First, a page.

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A credit score is a number that indicates an individual’s credit worthiness.
Your credit score summaries details of your personal credit history from the previous 6 years, including mortgages, credit cards, overdrafts, loans, mobile phone contracts and even some utilities such as gas, electricity and water.
If you’re over 18 and have taken out credit, have a bank account, a phone, or any kind of direct debit - credit reference agencies are likely to hold a credit report on you and allocate a credit score to you.
Here’s the thing. You don’t just have one credit score. You have 3 different scores. Each Credit Reference Agency in the UK has their own credit scoring approach. These agencies are Equifax, Experian and CallCredit.
If you want to view your Score with each agency, you can do so by clicking on the logos below to visit their free services
At Castle Community Bank we use CallCredit.
Everyone should take time to manage and boost their credit score. It’s not just about whether you can get a personal loan, credit card or mortgage. It can also affect mobile contracts, landlines, television, broadband, utilities, car finance, monthly car or home insurance, bank accounts and more.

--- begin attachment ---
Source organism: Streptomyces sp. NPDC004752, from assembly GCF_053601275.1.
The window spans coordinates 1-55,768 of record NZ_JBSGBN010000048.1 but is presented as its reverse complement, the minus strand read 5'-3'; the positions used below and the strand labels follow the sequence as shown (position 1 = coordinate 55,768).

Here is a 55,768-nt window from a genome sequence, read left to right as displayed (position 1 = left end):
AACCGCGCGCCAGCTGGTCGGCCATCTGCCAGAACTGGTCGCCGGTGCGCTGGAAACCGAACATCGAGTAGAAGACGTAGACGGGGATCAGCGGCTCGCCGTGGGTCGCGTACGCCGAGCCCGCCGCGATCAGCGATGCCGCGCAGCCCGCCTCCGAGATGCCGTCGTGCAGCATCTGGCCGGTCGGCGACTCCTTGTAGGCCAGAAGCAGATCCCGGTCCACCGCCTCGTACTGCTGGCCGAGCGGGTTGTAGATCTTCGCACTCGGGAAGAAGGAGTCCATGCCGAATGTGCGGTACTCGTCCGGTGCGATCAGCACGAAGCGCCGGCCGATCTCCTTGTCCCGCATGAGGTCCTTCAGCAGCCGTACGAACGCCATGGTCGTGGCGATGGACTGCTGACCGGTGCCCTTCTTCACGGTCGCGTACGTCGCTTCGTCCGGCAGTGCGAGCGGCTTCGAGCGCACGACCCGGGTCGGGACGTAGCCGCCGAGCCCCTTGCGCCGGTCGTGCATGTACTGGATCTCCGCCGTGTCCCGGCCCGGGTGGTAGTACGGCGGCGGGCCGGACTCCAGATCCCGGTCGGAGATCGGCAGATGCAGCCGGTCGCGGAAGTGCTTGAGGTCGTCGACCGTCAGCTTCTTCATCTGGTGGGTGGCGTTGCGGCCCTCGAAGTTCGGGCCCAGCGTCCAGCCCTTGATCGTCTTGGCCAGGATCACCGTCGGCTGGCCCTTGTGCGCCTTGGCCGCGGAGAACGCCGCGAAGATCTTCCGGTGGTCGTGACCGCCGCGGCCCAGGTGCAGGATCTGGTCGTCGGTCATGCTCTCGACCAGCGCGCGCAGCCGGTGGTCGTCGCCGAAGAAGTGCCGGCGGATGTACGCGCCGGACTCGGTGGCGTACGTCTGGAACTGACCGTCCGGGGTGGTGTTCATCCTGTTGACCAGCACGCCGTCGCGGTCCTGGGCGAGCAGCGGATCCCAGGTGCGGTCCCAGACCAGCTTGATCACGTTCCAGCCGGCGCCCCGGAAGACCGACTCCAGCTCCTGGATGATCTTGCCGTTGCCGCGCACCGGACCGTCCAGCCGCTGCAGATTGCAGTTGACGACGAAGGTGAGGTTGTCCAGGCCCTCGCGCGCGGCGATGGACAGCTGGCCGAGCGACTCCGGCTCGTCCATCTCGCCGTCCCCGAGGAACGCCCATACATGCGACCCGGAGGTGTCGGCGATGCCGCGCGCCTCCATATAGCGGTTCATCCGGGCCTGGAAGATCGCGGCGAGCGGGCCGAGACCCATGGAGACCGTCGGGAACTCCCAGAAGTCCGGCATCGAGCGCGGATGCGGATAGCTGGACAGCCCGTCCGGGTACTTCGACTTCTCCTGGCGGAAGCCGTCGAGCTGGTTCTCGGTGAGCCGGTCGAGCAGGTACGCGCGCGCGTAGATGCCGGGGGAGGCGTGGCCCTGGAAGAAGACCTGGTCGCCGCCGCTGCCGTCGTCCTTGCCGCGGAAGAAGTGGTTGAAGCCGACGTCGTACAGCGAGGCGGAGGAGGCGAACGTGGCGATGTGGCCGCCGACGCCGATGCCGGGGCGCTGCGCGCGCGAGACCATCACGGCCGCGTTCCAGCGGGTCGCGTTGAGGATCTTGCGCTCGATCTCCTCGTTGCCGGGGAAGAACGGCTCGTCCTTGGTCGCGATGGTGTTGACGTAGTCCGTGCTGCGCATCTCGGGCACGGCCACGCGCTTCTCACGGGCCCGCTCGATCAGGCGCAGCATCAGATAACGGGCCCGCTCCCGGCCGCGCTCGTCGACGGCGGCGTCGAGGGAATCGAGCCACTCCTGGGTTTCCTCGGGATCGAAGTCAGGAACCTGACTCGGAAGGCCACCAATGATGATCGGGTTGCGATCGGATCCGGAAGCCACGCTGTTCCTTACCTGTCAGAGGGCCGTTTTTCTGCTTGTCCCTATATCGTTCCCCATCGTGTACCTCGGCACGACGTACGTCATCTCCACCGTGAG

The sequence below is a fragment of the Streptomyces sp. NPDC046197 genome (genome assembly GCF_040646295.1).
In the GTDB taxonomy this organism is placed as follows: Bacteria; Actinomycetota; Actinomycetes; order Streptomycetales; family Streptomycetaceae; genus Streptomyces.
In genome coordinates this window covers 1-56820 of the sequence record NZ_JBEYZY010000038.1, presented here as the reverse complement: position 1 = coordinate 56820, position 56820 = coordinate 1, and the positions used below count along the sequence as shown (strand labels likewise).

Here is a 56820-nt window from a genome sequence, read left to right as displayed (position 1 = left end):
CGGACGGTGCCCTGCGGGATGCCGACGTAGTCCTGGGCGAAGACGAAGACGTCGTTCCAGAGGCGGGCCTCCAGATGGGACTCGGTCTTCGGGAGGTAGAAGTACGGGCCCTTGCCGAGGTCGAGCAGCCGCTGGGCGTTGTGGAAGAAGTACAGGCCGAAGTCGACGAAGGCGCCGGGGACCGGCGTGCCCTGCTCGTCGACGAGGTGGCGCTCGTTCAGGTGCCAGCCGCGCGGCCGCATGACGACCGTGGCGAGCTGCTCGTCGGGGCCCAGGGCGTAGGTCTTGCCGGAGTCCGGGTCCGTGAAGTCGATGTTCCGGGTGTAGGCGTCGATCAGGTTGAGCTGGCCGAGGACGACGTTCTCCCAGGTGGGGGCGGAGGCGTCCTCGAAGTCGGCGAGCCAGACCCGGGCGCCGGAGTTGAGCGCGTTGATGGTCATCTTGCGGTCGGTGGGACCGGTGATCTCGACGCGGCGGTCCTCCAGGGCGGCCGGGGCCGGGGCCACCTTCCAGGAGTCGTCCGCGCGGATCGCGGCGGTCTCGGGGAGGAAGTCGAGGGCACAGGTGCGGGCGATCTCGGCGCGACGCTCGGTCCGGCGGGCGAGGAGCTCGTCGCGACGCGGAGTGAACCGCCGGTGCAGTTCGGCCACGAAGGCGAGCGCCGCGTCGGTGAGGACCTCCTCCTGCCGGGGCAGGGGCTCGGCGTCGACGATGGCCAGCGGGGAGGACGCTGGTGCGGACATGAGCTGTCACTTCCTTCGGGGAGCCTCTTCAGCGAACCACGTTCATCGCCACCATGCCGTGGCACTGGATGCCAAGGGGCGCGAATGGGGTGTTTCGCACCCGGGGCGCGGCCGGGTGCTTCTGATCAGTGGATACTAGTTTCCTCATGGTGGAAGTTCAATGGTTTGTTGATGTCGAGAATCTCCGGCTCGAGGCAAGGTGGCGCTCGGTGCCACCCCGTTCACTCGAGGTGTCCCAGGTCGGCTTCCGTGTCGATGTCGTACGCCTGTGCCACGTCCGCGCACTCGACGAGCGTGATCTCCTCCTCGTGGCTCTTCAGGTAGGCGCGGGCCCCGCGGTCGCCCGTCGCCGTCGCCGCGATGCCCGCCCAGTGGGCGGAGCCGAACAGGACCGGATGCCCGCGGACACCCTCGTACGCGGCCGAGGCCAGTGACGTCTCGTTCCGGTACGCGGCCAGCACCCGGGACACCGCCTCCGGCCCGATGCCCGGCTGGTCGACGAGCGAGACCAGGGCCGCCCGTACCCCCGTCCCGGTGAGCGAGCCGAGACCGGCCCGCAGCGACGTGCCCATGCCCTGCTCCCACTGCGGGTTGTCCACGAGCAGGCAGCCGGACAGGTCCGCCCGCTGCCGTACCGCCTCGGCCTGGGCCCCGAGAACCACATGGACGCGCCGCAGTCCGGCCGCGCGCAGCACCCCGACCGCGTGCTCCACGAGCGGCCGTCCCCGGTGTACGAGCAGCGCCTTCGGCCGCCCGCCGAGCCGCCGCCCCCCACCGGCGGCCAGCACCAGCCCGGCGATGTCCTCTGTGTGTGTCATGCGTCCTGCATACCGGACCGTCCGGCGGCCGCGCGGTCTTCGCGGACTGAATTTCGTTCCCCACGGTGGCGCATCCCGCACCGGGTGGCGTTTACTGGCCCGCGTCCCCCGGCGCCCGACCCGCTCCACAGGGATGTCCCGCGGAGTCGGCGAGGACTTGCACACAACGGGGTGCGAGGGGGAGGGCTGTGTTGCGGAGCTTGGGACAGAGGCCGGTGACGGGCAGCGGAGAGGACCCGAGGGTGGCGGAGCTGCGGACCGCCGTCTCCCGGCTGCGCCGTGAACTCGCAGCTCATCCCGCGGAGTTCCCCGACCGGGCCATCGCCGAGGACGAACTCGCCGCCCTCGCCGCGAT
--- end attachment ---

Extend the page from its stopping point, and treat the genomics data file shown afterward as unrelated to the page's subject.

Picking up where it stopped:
Type of information in your credit report
Your credit report contains information that helps lenders assess whether you’re a reliable borrower. A credit report includes the following information:
Account Information: A view of bank and credit accounts you’ve had and whether you’ve made repayments on time and in full. Items such as missed or late payments stay on your credit report for at least six years, as do court judgments for non-payment of debts, bankruptcies and individual voluntary arrangements.
Address Details: A view of electoral roll (electoral register) information for your current address and previous addresses you provide when you apply. It also contains details of any other addresses you’ve been linked to in the last six years, such as those you’ve given to lenders on application forms.
Financial Connections: A list of the people with whom you have a financial connection, such as a joint mortgage – they are known as your financial associates. Their credit history does not appear in your credit report. However, when you apply for credit, lenders are able to look at their credit history. Also, their circumstances could affect your ability to repay what you owe.